The nuanced and sympathetic portrayal of the protagonist, who resists at every moment being stereotyped by the social forces that surround her, is one of the best aspects of the novel. Equally important, however, is the portrayal of the people of Southern California. True to life, a large portion are Latinos, ranging from the half-white non-Spanish-speaking Scott Torres to the undocumented Mexican domestic workers and day laborers who tend his house and garden. Other characters include various Latino police and court officers, a Mexican-born neighborhood leader, a Salvadoran woman who gives Araceli a hand in L.A., and a young Mexican-American hipster college student and her undocumented friend who turned down a scholarship at Brown because of her immigration status. All of the characters, Latino or otherwise, are sympathetically but ironically rendered as complete human beings whose personal experiences shape their beliefs and decisions. At some of its best moments, the novel portrays these characters grappling with the personal experience of broader historical and global forces. This is evident, for example, in the description of the sudden unease felt by the employers of maids and nannies like Araceli, people from places where “[…] children in used American clothing [celebrate] exotic holidays involving the burning of incense and parades with religious icons. The knowledge of that distant poverty provoked feelings of admiration, guilt, and mild revulsion in varying degrees, and also a sense of confusion. How can we live in such a big world, where hooded sweatshirts and baby ballerina dresses circulate from north to south, from new to old, from those who pay retail to those who pay for their clothes by the pound?” Such questions give voice to the current liberal malaise about everything from immigration to the environment. The employers of the undocumented, including the Torres-Thompsons, are well-meaning humanists who are somehow incapable of transcending their involvement in an exploitative economic system.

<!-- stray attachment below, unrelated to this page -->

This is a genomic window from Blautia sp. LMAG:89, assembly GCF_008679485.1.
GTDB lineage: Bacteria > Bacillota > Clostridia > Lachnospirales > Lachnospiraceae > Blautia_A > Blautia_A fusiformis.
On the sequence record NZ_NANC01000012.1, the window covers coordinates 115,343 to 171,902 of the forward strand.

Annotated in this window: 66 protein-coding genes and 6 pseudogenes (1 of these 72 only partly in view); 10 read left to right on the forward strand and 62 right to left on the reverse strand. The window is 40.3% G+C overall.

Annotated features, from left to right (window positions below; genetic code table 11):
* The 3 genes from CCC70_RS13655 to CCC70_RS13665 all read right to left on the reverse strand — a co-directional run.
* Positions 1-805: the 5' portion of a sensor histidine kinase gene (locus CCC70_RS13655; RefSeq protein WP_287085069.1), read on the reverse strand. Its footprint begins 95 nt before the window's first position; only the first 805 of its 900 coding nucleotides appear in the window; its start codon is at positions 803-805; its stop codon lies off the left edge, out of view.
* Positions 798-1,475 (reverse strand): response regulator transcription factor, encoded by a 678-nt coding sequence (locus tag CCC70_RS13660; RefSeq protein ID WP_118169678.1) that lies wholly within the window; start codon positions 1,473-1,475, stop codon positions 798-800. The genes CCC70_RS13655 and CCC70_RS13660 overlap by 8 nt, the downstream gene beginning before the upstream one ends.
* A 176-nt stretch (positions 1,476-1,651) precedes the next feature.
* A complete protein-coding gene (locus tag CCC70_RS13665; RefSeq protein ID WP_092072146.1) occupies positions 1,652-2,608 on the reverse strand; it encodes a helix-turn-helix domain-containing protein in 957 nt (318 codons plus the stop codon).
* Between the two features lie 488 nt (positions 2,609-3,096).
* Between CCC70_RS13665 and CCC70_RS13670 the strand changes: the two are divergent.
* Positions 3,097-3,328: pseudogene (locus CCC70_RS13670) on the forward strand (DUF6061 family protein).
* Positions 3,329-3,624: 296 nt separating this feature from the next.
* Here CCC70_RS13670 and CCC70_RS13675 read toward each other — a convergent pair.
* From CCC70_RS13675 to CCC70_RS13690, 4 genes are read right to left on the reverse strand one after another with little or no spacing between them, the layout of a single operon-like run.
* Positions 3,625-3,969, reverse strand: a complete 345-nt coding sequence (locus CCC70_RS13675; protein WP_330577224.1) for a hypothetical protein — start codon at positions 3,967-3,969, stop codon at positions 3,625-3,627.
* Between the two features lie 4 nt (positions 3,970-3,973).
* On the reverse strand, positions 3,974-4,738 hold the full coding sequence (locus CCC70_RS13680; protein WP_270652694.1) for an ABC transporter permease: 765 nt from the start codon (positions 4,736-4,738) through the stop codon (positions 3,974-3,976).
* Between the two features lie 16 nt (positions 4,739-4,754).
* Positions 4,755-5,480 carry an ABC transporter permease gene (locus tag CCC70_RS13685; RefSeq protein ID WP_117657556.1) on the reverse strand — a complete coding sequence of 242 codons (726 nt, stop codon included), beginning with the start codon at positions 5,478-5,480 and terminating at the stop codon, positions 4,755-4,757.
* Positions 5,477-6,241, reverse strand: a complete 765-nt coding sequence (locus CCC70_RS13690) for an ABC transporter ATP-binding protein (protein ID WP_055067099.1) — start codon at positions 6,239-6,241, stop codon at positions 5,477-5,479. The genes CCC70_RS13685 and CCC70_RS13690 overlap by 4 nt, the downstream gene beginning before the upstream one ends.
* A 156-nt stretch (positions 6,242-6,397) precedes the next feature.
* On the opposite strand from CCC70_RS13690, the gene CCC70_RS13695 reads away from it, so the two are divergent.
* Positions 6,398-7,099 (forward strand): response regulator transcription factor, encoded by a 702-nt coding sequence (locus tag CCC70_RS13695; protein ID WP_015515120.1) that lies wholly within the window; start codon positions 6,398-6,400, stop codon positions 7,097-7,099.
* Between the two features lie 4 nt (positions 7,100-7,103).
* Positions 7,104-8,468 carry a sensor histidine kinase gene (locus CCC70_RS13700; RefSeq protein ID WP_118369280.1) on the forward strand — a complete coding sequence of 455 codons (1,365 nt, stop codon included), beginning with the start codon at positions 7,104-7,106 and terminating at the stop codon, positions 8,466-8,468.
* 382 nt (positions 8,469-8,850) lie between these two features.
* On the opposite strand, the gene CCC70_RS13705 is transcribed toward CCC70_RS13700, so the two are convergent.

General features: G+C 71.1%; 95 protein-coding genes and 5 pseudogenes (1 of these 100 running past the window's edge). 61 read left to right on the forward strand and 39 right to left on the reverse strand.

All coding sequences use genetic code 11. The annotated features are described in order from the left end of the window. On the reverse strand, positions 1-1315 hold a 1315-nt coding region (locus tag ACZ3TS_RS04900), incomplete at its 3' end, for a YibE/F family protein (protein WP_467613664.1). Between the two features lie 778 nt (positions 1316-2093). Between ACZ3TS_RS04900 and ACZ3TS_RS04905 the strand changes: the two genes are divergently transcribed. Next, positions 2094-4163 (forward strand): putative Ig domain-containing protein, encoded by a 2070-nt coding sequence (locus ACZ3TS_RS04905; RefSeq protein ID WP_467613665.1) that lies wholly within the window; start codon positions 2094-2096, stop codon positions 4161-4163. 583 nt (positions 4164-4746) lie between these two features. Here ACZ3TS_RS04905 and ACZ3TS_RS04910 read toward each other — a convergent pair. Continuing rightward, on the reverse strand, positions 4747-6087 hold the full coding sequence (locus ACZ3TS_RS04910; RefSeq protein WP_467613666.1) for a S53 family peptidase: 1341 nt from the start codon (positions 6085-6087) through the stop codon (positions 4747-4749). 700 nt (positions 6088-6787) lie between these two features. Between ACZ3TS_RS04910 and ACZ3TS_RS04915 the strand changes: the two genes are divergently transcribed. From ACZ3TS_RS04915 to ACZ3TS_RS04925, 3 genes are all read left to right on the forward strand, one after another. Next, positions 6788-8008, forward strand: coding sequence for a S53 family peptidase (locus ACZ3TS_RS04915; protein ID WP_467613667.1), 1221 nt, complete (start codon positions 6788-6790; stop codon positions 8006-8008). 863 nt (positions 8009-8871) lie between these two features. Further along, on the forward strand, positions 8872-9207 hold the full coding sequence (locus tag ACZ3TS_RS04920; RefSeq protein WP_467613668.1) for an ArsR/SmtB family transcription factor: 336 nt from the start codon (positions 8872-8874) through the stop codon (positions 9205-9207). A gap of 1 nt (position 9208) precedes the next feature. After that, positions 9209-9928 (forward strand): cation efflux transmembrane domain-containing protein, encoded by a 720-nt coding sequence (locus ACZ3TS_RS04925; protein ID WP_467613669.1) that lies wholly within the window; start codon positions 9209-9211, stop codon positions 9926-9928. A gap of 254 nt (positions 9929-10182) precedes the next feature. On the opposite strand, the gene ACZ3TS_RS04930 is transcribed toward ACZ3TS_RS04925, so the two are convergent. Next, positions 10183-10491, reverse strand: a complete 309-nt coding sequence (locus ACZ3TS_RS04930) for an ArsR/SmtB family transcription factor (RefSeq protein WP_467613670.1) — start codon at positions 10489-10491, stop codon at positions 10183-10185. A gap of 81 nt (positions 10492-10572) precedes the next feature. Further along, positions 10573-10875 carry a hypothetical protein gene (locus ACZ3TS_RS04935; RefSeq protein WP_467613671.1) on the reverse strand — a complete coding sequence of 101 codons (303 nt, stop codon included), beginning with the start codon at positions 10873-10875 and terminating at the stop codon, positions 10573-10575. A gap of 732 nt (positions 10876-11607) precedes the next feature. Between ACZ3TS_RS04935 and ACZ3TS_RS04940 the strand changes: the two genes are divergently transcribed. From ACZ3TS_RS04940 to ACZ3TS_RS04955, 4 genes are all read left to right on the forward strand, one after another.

The Barbarian Nurseries has its flaws as well, such as the occasional clunky sentence or inelegant description: “Araceli’s back ached because she spent much of the waking day turning and twisting on a thin mattress, feeling it slide back and forth over the steel sheet her jailers called a bed frame.” Thankfully, all the Spanish seems to be spelled properly, although I did catch an error in Portuguese (São Paolo for São Paulo). Its biggest problem, however, is the lack of verisimilitude in the characterization of Brandon, who is supposedly so well-read, but also so isolated, that he mistakes homeless people for characters from a book and can only articulate his experiences in the language of high fantasy. While this conceit provides an interesting defamiliarization of typical urban scenes, the level of detachment from reality is frankly unbelievable in a character who is not meant to suffer from social or mental disabilities, regardless of how over-protected he is.

Notwithstanding such problems, the novel as a whole is an excellent portrayal of Southern California’s (and by extension, the United States’) fraught relationship with Latin America through the experiences of the people who live it. This relationship produces not a few ironies, many of which are portrayed in the experiences of Araceli. When she is under arrest she both enjoys her Miranda rights--“That’s another thing I really like about this country […] The right to keep your lips pursed together like a chase nun in a convent is enshrined in their Constitution, and there is no officer or judge who can force you to open your mouth”—but is also struck by the anger and hatred of the assistant D.A. who questions her: “He seemed to believe that she lacked basic human morality and intelligence; at the same time, he thought her capable of great criminal cunning.” This reminds Araceli of the way certain Mexican Machos view women, and it reminds the reader of many of the ironies of the United States, where the founding ideals of the nation have often butted up against the realities of racial and ethnic prejudice and economic exploitation. While such broad themes are ever-present in the novel, their refraction through the lives of the characters provides a sympathetic portrayal of human experience at the crossroads of North and Latin America. The protagonism of Araceli re-centers this story at the margins, showing the personality, humanity and agency of this “illegal” person. By the end it is clear that Araceli, who rejects both the ancestral guilt of Ciudad Nezahualcóyotl and the mirage of Los Angeles, will decide the course that her life will take.


Brandon P. Bisbey. Assistant Professor of Spanish, Northeastern Illinois University.